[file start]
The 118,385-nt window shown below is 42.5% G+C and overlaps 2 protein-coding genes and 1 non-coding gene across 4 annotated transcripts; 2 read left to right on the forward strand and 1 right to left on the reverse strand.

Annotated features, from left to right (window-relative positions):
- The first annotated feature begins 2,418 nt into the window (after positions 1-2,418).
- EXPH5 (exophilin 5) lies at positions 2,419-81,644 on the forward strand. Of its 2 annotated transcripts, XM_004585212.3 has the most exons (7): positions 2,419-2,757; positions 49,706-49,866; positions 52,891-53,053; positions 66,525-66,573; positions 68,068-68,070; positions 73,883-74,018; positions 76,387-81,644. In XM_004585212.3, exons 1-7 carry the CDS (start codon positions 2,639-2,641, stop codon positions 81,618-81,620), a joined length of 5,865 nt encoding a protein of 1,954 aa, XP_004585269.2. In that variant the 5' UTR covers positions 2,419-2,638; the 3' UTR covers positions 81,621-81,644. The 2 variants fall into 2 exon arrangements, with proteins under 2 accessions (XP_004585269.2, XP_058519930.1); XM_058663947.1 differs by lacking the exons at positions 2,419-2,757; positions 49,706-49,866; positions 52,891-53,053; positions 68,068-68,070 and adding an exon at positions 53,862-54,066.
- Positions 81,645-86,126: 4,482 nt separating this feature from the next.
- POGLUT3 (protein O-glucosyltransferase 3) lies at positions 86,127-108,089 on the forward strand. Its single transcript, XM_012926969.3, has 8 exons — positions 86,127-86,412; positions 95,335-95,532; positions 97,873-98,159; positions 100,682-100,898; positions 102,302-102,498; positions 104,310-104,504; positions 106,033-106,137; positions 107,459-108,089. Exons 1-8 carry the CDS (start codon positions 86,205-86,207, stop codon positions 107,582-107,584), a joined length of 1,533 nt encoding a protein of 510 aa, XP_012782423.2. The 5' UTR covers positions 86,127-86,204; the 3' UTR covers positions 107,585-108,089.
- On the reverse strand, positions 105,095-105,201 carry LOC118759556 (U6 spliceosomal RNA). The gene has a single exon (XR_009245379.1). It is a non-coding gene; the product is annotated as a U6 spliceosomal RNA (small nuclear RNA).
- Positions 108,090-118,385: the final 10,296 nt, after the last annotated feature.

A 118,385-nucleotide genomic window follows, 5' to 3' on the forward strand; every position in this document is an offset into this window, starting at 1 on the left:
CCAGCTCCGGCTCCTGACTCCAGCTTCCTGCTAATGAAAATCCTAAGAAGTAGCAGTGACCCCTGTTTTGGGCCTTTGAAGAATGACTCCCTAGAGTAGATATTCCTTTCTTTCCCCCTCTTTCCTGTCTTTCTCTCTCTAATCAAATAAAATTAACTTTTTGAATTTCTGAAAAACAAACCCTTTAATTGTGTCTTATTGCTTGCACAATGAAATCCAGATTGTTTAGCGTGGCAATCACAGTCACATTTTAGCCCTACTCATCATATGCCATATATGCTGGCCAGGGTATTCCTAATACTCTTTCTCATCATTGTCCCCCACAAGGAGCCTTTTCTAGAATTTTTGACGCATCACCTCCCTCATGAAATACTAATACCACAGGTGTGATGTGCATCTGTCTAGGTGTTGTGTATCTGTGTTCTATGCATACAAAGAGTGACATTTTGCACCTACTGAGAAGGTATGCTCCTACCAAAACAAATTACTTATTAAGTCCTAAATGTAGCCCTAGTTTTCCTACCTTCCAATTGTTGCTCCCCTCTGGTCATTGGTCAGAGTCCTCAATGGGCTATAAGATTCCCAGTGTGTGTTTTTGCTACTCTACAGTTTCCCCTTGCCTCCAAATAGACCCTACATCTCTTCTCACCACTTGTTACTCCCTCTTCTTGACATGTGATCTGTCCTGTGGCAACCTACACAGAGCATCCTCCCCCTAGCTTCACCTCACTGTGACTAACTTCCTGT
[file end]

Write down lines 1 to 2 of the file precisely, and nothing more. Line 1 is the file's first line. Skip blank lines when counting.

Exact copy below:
The 118,385-nt window shown below is 42.5% G+C and overlaps 2 protein-coding genes and 1 non-coding gene across 4 annotated transcripts; 2 read left to right on the forward strand and 1 right to left on the reverse strand.

Annotated features, from left to right (window-relative positions):